“For that perchance you know not how to use your neighbours the Frenchmen, you shall understand the French king hath been 'tofore' Boulogne with a[n] army, and hath taken the Almain camp, through a traitor that was captain there, and after that hath taken Hambylten [Ambleteuse] and the castle.
“I am very sorry for your loss of your ship, as yourself, and will provide you another to help you to recover your loss and to grieve your neighbours.
“For the state of the realm you may be bold to declare openly that the realm, was never in more quiet, thanked be God; what (sic) in the north my Lord of Warwick, and in the west the Lord Privy Seal, who used themselves so nobly, and with such discretion, that all the rebels are appeased, and their captains and ringleaders taken, with small loss of the King's party, God be thanked, which captains' party hath suffered, and the rest like to have according their demerit; that the Frenchmen have us not at such advantage as they thought to have had us. Fare you well.”
Note appended :—“To our remembrance this before-written is the copy and effect of a letter sent by the Duke of Somerset to Mr. Cornish, his Lieutenant; in Coke's bark of Southampton, in December 1549.”
Signed “Helyer de Carteret, Charles Mabssone, D. Soulemont.”
“Sir John Thynne's letter.”
“Master Cornish, I commend me unto you; counselling you in all your affairs to send from time to time one of your men to follow the same, for I assure you I am so 'empeshyd' with so weighty matters that by reason thereof you have not so brief (sic) despatch as my heart doth wish you; wherefore it shall be best for you to use my counsel. Wishing you your health, &c.”—No date.
“The letter sent by the Flight.”
“Cornish, I have sent you by Courtney the Flight, according your desire, willing you to suffer the same Courtney to deal in her, until such time that I send him another pinnace of mine, to serve about the isles, and to have conveyance of letters from you and Alderney, as occasion shall serve; which pinnace will be with you shortly. Fare you well.”—Undated.
Signed : “Charles Mabssone.”
2 pp.
323. Brian Jonys, Constable of Carlow, to the Lord Deputy.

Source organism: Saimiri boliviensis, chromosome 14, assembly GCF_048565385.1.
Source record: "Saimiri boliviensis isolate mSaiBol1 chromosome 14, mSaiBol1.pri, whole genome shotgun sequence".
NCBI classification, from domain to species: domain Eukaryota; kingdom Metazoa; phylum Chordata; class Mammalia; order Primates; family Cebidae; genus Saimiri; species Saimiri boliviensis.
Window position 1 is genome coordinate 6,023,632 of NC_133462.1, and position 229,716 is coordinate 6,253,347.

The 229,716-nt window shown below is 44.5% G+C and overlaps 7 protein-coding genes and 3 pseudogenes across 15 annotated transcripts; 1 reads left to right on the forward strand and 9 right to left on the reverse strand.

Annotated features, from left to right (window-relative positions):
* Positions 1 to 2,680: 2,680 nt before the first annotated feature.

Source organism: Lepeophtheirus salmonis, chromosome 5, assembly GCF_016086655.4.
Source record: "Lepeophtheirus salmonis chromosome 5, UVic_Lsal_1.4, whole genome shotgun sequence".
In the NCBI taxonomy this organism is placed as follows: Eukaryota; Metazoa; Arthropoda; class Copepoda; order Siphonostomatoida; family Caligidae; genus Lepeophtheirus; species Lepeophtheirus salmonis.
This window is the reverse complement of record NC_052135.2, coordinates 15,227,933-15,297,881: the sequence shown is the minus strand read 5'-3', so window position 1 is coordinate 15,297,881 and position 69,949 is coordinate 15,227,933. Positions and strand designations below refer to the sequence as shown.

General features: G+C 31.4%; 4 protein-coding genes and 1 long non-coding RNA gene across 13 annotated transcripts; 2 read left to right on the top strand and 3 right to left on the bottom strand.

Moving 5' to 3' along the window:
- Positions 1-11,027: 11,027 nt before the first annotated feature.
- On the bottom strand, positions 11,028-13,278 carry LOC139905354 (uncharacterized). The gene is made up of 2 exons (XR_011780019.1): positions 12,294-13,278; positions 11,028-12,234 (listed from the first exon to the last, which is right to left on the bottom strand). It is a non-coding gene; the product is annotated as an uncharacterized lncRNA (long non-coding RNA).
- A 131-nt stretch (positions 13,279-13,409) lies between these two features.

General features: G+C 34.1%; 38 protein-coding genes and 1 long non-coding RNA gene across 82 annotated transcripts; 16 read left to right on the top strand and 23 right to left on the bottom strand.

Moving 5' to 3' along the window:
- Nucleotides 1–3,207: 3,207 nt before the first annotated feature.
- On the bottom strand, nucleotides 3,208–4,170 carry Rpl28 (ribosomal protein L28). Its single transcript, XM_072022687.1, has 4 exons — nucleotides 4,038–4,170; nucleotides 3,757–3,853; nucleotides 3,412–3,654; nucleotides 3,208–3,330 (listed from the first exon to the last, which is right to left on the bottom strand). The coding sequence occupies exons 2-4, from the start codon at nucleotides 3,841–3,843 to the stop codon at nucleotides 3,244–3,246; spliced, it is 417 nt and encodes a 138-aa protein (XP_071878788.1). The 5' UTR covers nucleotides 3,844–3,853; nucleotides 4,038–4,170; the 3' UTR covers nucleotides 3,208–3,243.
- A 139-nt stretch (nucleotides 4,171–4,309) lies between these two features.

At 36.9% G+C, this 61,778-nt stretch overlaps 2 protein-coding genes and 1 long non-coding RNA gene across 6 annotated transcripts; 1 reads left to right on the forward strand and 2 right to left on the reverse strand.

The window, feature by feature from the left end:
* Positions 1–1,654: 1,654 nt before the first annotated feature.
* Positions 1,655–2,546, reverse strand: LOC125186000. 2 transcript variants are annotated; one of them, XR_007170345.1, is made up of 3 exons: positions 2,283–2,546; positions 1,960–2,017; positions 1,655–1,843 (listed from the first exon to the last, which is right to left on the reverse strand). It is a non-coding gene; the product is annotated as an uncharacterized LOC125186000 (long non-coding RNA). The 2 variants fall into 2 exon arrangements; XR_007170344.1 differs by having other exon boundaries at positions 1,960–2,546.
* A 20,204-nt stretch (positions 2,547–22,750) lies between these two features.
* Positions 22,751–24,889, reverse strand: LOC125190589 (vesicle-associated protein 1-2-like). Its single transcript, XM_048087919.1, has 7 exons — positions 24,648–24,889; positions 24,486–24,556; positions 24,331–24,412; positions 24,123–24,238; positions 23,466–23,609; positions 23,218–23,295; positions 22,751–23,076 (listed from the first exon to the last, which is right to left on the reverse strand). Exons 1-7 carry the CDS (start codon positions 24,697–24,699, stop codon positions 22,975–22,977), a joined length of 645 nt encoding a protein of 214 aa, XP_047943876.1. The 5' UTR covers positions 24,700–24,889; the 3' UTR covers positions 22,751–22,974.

1549. After my departure from your Honour at Maynooth, my Lady Marshal, being at John de la Hyde's house, called me passing by, where, amongst other talk, she declared that her access at that instant to your Honour was to complain of injuries done unto her and hers by Colcloght; adding that, as the King's stud had eaten the grass off the Dullagh, so they were like to devour the lands. “Whiles I was widow,” quoth she, “and had not married an Englishman, I defended and kept my own, or at the least, no man went about to defeat me of my right. Well is the woman unmarried; I am bade to hold my peace, and that my husband shall have answer made unto him.” She had a great many artichokes before her, which I suppose were of your Honour's garden. Both lay sleeping on a pallet thereby, where she full familiarly threw all the artichokes at him one after the other. Then she addressed herself to the saddle : I attended. Then suddenly, “O Mr. Jonys,” quoth she, “I know not what to say or do, except I should fight for it.” “Madam,” said I, “you have too piteous a face to be a. bloody warrior;” with that she smiled; “into such an enemy's hand (if needs I fall) God send me,” quoth I. “What say you?” said she. I answered, “Marry, Madam, you can little skill in fighting.” “Though I cannot,” said she, “I have a thousand and more that can; but God forbid that should come to that point, as I will never attempt it, but give over all, and go among my friends, and live upon my own. Now my heart is eased, Mr. Jonys,” said she, “that I have disclosed my heart to my friend.” With that she departed. My Lord and my Lady, in their return from Dublin, lay two nights with Pepparde. Giles Hovingden happened to be there with them, who told me that she said, “I cannot blame Mr. Colcloght, neither Watkin Aphowell, for any wrong they do me, for they do as they be commanded. If it were not given them in charge, they durst not to attempt it. And more lief were it for me to be Watkin Aphowell's wife than my Lord Marshal's, for she . . . . . the name and saying, she is only sewed unto. My Lady of Ormond is not spoken of. But I force not, I will go live upon my own inheritance under my Lord of Desmond, and I know he will defend me.” All this while my Lord Marshal spoke nothing, but that which sounded to your Lordship's honour, and gave his wife sweet words. My Lord's men, part were with me that season, who declared that your fellow . . . . . was in ward. They much praised his learning, and said he would strongly reason by Scripture, touching the Sacrament, which part him pleased. His opinion about the marriage of priests, &c.